Thursday, August 18, 2011

Hoses and Mazes

Ladies and gentlemen, I think we may have moved beyond Ethan's fascination with doors.

As a little refresher, for the past two years or so Ethan's big thing whenever he was stressed or bored, particularly when we were visiting someone's house, was to play with their doors. He loved (and still does, to some extent) screen doors, sliding doors, garage doors, any old door.

For the longest time, I wondered how to pry him away from the habit. Load him up with sensory activities, like carrying around a weighted backpack or giving him a massage or back pats, one therapist suggested. Give him a puzzle with doors or a book with little doors to open, another said. These people of course were never around when the door obsession hit. They didn't understand, really, what Ethan once expressed quite succinctly about four months ago: "I NEED the doors!"

After awhile I relinquished my need to quell the door habit completely. I told myself it was a habit not unlike my biting my fingernails when I'm bored, nervous, or sometimes not even thinking about what I'm doing. We worked on diminishing the door obsession, playing along with the door, playfully distracting, lots of Floortime-type stuff. And now, after two years, the love for doors is fading.

But, this being autism, after all, Ethan has a new object of affection. Or several. For this we can thank the sunflower maze and Jesse Bear.

Ethan has always loved hoses and water. This summer he and Anna have taken a good amount of time exploring the different sprayer settings on our hose in the backyard. In case you're wondering, there's Mist, Shower, Jet and Center, to name a few. But when we found the book "Better Not Get Wet, Jesse Bear," Ethan's hose adoration ratcheted up to a new level. In this book our beloved Jesse Bear continually gets into all kinds of escapades that involve getting wet, to his parents' chagrin. Several of these involve a garden hose. Ethan flips through the pages of this book for extended periods of time. "Is it on Mist?" he'll ask me, staring at the page where Jesse Bear sprays the hose up into the air to make a "sprinkle tower."

"Nah, I think it's on Center," I tell him. These are the types of conversations that seem perfectly normal in our ASD world.

We went to a huge 1st birthday bash for our friends' son last month. A year ago, Ethan would have spent an inordinate amount of time playing with the nearest available door. This time, he was tracing the hose path in the front yard until (joy!) he found it hooked into a spray attachment just like ours.

"That's Mist!" he exclaimed happily, pointing to the correct word. Will my boy be the first ever to learn to read off our backyard garden hose? (Note: He's not there yet. Later he read "J-E-T! That's Mist!").

Speaking of paths and garden hoses leads to Ethan's other recent affinity. Paths and mazes. He loves to curve the length of our hose into different paths along the grass and traverse them with deep concentration. "Yeah! We made it!" he'll sometimes say when he reaches the end.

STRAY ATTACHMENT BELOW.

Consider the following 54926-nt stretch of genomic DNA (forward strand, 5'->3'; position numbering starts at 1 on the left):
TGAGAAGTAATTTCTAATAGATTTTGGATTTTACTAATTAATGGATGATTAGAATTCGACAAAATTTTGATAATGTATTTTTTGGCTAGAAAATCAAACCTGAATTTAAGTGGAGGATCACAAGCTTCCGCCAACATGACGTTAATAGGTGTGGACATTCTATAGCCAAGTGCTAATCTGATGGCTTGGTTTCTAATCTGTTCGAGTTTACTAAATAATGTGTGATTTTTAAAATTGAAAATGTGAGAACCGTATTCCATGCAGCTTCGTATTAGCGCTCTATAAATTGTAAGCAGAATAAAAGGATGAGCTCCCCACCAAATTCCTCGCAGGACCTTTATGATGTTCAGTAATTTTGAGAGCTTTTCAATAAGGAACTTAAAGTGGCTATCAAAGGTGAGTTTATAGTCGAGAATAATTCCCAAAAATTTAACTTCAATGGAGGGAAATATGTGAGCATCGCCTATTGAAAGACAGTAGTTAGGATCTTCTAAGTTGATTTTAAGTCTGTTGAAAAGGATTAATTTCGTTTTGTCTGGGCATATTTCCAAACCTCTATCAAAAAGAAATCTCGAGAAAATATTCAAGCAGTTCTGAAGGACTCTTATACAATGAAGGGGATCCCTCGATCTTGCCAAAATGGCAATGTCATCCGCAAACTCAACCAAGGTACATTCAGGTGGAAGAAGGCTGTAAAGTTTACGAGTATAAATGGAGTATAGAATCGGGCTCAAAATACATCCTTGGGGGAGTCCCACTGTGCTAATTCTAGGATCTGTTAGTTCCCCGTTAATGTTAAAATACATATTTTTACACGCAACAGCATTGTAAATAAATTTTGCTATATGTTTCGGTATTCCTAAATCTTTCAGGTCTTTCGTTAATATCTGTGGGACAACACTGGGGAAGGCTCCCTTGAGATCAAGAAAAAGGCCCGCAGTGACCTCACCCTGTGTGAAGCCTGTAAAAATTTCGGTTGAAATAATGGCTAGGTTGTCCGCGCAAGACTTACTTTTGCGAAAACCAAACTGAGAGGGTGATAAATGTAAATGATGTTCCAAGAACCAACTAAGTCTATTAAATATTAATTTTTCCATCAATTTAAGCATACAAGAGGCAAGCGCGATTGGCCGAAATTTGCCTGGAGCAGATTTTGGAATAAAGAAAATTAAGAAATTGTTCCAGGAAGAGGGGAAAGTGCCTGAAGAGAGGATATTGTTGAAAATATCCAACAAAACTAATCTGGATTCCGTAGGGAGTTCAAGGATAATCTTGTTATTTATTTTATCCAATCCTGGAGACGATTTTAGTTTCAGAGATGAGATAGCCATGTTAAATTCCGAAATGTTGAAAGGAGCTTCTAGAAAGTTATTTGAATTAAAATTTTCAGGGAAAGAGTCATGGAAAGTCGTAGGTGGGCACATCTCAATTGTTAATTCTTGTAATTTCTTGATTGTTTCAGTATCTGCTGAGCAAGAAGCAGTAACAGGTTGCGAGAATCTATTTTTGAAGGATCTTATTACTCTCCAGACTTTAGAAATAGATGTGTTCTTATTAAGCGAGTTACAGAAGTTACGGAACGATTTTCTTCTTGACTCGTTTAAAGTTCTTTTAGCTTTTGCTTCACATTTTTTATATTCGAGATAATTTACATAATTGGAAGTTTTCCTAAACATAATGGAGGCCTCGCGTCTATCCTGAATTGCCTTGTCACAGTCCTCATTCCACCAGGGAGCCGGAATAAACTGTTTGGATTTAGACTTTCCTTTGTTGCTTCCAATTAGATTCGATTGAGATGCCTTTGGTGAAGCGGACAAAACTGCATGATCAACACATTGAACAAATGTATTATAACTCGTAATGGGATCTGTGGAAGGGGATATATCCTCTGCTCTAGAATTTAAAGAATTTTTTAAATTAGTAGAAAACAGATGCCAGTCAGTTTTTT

When he does this I wonder if it's wishful thinking on his part, that he is recalling what was supposed to happen when we traveled to the sunflower maze at a nearby orchard a few weeks' back. Mamma didn't make it to the end. We had to be escorted out by one of the orchard workers.

Ethan loves winding around paths. Last year when we went to one of the largest corn mazes in New England, he had a blast. On our sunflower excursion he got right back into the groove, taking pride in choosing right or left turns, and learning a new term: Dead End. We reinforced that one often on our sorry little journey.

Now Ethan is quite interested in not just getting from Point A to Point B but also about any "dead ends" encountered along the way. He will walk through the house and get to, say, the far side of the living room wall. "Is this a dead end?" he'll ask. I've contemplated trying to explain No, not exactly, because you can still turn to the left or right; not like the dead ends in the maze, but know these kinds of nuances will go over his head. "Yes," I usually answer with gusto.

Our annual Labor Day trip to the corn maze is fast approaching. I have the feeling we're going to be talking quite a bit more about mazes and dead ends.

So we have moved beyond doors to Ethan tracing the paths of hoses (and indoors -- did I mention? -- light cords). Sometimes he pretends (PRETENDS!) he's going down a road or even is riding a roller coaster.

The whole thing is of course "quirky" but makes me smile. "You know," Dan said to me the other day, "I can remember doing the same kind of thing when I was a kid."

Maybe we're all a bit quirky. Never mind maybe. That's why I use to hear songs in the rhythms of the windshield wipers, or used a ball of yarn to tie my room into a giant spider web. Dan likes to pick up a stray sock on the floor using his toes -- and apparently, like his son, used to enjoy to tracing the winding green paths of his Dad's garden hose.


Jackie said...

Kids are all special in there own way. I think it is great that he is enjoying the mazes made by the hose or light cords.
My youngest's current obession is with the sizes of items. Everything has to be from biggest to smallest. Every day it will rearrange toys, shoes, and pillows till they line up from big to small.

Brenda said...

Ah-ha! Yes! We started with doors, too! Which was ... convenient, seeing as there were doors everywhere. And we were and still are fascinated with dead ends. Yes, I can see a trip to a corn maze this autumn. Love it!